Tears for Freedom
Ok, to be totally honest I kind of forgot about Yunkai... whoops! Seeing it in the intro reminded me of Dany's (Emilia Clarke) whole journey through the slave cities before she settled in Meereen. Here, we see Daario earn her trust by leading Grey Worm and Jorah (Iain Glen) through a back gate to liberate the city's slaves. I'll be writing much more about this in Westeros Revisited: Hardhome, but there are obviously some top-notch fight choreographers on this show and they deserve a hand for the guard fight in Yunkai. I don't see enough praise out there for Jacob Anderson's performance as Grey Worm, probably because he is so stoic, but there's quite a difference in his attitude and confidence now than in these early episodes. The character has really come into his own over the seasons and it's very apparent when you revisit season three.
Tears for the Starks
Obviously, the reason we ball during this episode is for the best (though unluckiest) family in the North. Couple quick notes on the scenes with Bran (Isaac Hempstead-Wright), Rickon, and Hodor (Kristian Nairn) before we get to the main event: the Stark children diaspora is completed this episode when Bran sends Rickon off with Osha. It happens moments before Robb's death and the confirmation that there will never be a full Stark sibling reunion. Ouch. Also heartbreaking in retrospect, this is the first time Bran is able to warg into Hodor which will prove to be another of the saddest moments in the series (more to come with Westeros Revisited: The Door).
There's no more stalling - I've got to talk about the massacre now. The moment I saw the family int heir wedding wear, my heart rate quickened. Talisa (Oona Chaplin) in her grey dress that was about to get stabbed to ribbons. Robb in his noble King-ly garb. So painful. And then the feast came, and then the doors closed, and then "The Rains of Castamere" played. Interestingly though, we got a bit of a musical clue before the title song: earlier in the feast, the band plays "The Bear and the Maiden Fair" which we naturally associate with Brienne's harrowing escape from the bear pit. Too subtle to mean much the first watch through but now it is a nice way to prime the audience with an unsettling feeling.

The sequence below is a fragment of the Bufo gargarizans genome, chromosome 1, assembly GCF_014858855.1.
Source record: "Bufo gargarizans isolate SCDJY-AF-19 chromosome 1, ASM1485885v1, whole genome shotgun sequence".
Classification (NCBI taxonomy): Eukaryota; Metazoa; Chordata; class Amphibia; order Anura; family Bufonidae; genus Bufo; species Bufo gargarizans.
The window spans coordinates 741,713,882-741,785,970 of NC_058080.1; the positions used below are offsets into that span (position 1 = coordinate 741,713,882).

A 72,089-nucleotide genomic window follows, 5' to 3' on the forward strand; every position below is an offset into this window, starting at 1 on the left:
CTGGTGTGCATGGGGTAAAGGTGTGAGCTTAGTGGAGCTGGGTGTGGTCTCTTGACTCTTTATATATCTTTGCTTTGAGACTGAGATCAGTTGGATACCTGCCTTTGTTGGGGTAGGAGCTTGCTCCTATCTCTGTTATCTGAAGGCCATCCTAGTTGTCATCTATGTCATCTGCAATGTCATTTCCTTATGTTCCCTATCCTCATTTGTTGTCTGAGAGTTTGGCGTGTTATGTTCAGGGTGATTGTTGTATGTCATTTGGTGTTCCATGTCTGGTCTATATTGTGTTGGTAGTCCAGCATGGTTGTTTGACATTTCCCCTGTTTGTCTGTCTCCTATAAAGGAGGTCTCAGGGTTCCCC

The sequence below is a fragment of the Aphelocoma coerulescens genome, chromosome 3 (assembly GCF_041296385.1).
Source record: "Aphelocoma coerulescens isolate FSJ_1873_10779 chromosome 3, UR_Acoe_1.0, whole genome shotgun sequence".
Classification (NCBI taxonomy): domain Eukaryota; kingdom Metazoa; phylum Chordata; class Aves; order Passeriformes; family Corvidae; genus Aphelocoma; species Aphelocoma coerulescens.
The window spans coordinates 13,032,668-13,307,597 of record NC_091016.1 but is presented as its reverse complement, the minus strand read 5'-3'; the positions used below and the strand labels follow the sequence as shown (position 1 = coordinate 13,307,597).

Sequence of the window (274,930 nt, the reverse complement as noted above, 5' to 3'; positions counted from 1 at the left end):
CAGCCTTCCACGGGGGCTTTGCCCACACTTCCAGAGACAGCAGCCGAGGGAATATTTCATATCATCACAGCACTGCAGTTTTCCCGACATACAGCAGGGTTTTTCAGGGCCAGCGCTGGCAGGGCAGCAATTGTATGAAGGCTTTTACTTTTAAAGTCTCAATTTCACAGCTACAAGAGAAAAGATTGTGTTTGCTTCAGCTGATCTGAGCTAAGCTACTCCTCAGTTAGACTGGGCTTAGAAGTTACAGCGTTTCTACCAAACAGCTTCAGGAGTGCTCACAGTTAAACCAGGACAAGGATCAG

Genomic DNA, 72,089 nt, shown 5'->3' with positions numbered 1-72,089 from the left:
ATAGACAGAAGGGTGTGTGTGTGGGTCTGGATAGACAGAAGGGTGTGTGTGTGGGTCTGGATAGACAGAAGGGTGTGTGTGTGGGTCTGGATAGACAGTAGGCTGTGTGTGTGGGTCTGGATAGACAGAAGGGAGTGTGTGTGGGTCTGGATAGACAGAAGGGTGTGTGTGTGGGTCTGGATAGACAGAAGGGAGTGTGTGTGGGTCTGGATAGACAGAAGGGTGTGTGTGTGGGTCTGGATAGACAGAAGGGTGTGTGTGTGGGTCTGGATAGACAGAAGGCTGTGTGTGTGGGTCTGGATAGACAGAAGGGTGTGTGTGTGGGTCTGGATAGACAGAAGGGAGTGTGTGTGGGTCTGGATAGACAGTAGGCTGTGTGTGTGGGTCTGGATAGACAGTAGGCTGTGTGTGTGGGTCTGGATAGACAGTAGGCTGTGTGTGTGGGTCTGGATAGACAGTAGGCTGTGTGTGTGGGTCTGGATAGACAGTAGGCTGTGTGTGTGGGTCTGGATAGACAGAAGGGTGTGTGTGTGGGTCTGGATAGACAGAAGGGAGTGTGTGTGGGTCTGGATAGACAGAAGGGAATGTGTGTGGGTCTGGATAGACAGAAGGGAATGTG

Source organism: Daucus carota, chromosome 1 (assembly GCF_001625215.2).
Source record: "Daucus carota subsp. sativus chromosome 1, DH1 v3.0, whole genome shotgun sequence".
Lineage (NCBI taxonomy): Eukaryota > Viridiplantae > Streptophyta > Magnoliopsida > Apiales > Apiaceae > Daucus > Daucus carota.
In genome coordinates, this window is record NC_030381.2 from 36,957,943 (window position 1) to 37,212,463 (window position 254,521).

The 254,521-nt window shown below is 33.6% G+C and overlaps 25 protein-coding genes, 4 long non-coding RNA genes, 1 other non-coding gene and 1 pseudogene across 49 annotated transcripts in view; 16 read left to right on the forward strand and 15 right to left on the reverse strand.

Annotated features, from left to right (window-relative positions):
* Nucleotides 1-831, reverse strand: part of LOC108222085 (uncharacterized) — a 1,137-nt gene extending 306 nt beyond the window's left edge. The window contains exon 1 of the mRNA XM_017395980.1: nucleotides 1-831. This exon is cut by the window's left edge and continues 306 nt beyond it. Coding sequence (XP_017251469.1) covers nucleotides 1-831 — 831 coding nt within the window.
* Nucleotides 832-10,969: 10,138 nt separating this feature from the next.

While the entire sequence is gut-wrenching, two moments really struck me this time around. The first is when Grey Wind tried to break out of the kennels to help Robb when he sensed something was wrong. Sad enough as it is, but then the Frey men shot him with crossbows and the kennel stopped shaking. Grey Wind died riddled with arrows like Robb does in the feast hall. My heart! The second moment is at the very end. This series has some top tier actors in it and they have had a multitude of moments to show off, but Michelle Fairley's final scream and despondent stare is one of the finest acting moments in the entire series for my money. RIP half of the Stark family. You will be avenged!
Tears for the Miscellaneous Observations
- Smoking Winterfell in the opening credits is hard to see...but Bolton Winterfell is worse so, be thankful for small blessings I guess
- Of all the granddaughters, Freya Frey got the shortest stick on names
- "You're like a wizard" Gilly makin' Sam's dreams come true
- While it probably would have been bad for the wildlings to find Bran and crew...Jon was with them so maybe not? This whole episode feels like the Missed Connections section of a paper!
- Jon also seems to notice that Summer and Shaggy Dog are there - wonder if he put it together or not
- Considering the episode is named for their song, this is a very Lannister-less episode